Wednesday, July 29, 2015

Orion's Military Talent: On Time; On Target [INFOGRAPHIC]

Orion is the nation's leading provider of best-in-class Military Talent Programs which enable organizations to attract, hire, develop, and retain Military Talent. We are the subject matter experts in military hiring, and we have invested 24+ years in building and developing far-reaching networks into the military community. Rather than just providing the talent, we provide the right match, leading to an On Target hire -- the best possible fit for each candidate and client company we represent.

Want to know more about the veteran candidates we represent? Check out the infographic below or click here.

Wednesday, July 22, 2015

Warrior Hike Founder and Executive Director of Sean Gobin Named 2015 CNN Hero

CNN recently released their list of 2015 CNN Heroes, one of whom is Sean Gobin, Founder and Executive Director of Warrior Hike. Sean’s organization supports combat veterans transitioning from their military service by thru-hiking America’s National Scenic Trails. CNN Heroes are selected because they represent the difference one person can make.

Orion is proud to have partnered with Warrior Hike last year for our Veteran Low to High Challenge, through which we raised more than $133,000 for our three partner veterans organizations, including Warrior Hike. We have joined with them again this year for the 2nd Annual Patriot Challenge 5K, which will be held in Cary, NC, on September 26, 2015.

Click here to learn more about 2015 CNN Hero Sean Gobin and Warrior Hike.

Wednesday, July 15, 2015

Resume 101 - How to Read and Identify Red Flags

If you are anything like the average recruiter, you probably spend six seconds or less when reviewing a resume for a potential employee. However, if your resume reading skills are rusty, or your company has started to recently hire, you may need a view pointers, not only on how to quickly read a resume, but also how to identify some potential red flags that could become a problem for your company down the line not only in time, but in money as well.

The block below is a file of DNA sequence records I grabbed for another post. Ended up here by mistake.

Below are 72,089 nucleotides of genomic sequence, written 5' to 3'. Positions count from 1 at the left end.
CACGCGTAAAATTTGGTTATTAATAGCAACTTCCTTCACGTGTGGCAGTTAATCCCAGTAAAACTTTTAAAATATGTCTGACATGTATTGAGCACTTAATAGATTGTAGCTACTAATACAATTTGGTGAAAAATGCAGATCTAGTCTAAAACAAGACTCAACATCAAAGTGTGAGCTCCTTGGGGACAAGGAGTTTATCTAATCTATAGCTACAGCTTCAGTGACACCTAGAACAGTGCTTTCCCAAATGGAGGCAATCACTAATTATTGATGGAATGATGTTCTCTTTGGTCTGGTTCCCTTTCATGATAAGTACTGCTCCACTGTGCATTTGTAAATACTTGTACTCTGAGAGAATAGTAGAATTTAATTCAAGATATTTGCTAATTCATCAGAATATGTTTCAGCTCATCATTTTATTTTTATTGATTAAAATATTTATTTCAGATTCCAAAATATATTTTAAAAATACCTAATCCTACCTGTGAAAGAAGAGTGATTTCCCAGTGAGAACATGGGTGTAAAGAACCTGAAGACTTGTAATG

How to Read a Resume

Since you don’t want to miss out on a great candidate, reading resumes correctly is extremely important, but it can be time consuming. Keep these ideas in mind when reviewing your next stack of resumes.

Have a plan. Before you start to go over resumes, take a minute to think about what the position you are hiring for needs, and have a clear focus in your head of what you are looking for. Start with the requirements of the position, and scan resumes for those skills.

Read in chronological order. Most resumes begin with the most recent position held listed first. Read candidates’ job history back to front, and you will be able to get a clearer sense of their work history and experience, and will be able to notice any trends, whether good or bad.

Look for similar accomplishments. This is similar to the first tip. Look for accomplishments that coincide with the position are you trying to fill. For example, if the candidate has won an award for outstanding computer skills and the position focuses heavily on computer aptitude, the candidate may be a very good fit.

Screen in, not out. Keep in mind that you are trying to hire a person. Don’t go into resume reviewing with the attitude to dismiss any candidate right away, even if you are looking quickly at their resume.

How to Spot Red Flags

No one wants to hire a person who is only going to cause grief, time, and money later on. (For a more comprehensive view on the cost of a bad hire, check out this infographic on our blog). The following resume red flags can save your company in the long run.